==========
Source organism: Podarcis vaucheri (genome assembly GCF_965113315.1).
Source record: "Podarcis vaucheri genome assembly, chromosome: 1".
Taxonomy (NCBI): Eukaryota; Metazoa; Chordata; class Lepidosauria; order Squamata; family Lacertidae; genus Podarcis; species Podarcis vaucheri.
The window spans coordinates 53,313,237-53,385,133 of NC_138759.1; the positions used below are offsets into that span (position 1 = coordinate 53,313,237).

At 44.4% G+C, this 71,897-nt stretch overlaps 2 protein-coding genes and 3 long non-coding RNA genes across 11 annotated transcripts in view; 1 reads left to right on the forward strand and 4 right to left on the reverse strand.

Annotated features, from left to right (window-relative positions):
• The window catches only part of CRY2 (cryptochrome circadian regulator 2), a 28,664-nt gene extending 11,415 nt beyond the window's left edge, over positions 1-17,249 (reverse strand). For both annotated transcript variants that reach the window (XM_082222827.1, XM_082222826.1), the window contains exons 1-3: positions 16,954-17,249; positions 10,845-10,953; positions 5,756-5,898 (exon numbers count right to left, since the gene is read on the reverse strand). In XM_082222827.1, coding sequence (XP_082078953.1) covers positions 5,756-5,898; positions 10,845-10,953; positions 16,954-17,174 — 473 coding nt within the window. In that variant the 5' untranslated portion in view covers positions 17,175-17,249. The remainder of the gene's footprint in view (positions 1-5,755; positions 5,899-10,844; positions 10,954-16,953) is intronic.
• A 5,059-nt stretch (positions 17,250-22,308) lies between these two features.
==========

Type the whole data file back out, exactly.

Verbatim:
Source organism: Podarcis vaucheri (genome assembly GCF_965113315.1).
Source record: "Podarcis vaucheri genome assembly, chromosome: 1".
Taxonomy (NCBI): Eukaryota; Metazoa; Chordata; class Lepidosauria; order Squamata; family Lacertidae; genus Podarcis; species Podarcis vaucheri.
The window spans coordinates 53,313,237-53,385,133 of NC_138759.1; the positions used below are offsets into that span (position 1 = coordinate 53,313,237).

At 44.4% G+C, this 71,897-nt stretch overlaps 2 protein-coding genes and 3 long non-coding RNA genes across 11 annotated transcripts in view; 1 reads left to right on the forward strand and 4 right to left on the reverse strand.

Annotated features, from left to right (window-relative positions):
• The window catches only part of CRY2 (cryptochrome circadian regulator 2), a 28,664-nt gene extending 11,415 nt beyond the window's left edge, over positions 1-17,249 (reverse strand). For both annotated transcript variants that reach the window (XM_082222827.1, XM_082222826.1), the window contains exons 1-3: positions 16,954-17,249; positions 10,845-10,953; positions 5,756-5,898 (exon numbers count right to left, since the gene is read on the reverse strand). In XM_082222827.1, coding sequence (XP_082078953.1) covers positions 5,756-5,898; positions 10,845-10,953; positions 16,954-17,174 — 473 coding nt within the window. In that variant the 5' untranslated portion in view covers positions 17,175-17,249. The remainder of the gene's footprint in view (positions 1-5,755; positions 5,899-10,844; positions 10,954-16,953) is intronic.
• A 5,059-nt stretch (positions 17,250-22,308) lies between these two features.